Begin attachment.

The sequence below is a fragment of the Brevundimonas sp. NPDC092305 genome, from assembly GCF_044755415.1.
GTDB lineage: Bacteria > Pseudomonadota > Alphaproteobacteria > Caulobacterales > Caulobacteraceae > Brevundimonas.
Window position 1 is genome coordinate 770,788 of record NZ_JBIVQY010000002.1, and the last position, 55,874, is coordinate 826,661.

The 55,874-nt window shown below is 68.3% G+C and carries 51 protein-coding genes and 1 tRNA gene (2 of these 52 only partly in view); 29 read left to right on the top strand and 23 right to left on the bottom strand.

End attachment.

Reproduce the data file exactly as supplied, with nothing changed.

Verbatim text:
The sequence below is a fragment of the Brevundimonas sp. NPDC092305 genome, from assembly GCF_044755415.1.
GTDB lineage: Bacteria > Pseudomonadota > Alphaproteobacteria > Caulobacterales > Caulobacteraceae > Brevundimonas.
Window position 1 is genome coordinate 770,788 of record NZ_JBIVQY010000002.1, and the last position, 55,874, is coordinate 826,661.

The 55,874-nt window shown below is 68.3% G+C and carries 51 protein-coding genes and 1 tRNA gene (2 of these 52 only partly in view); 29 read left to right on the top strand and 23 right to left on the bottom strand.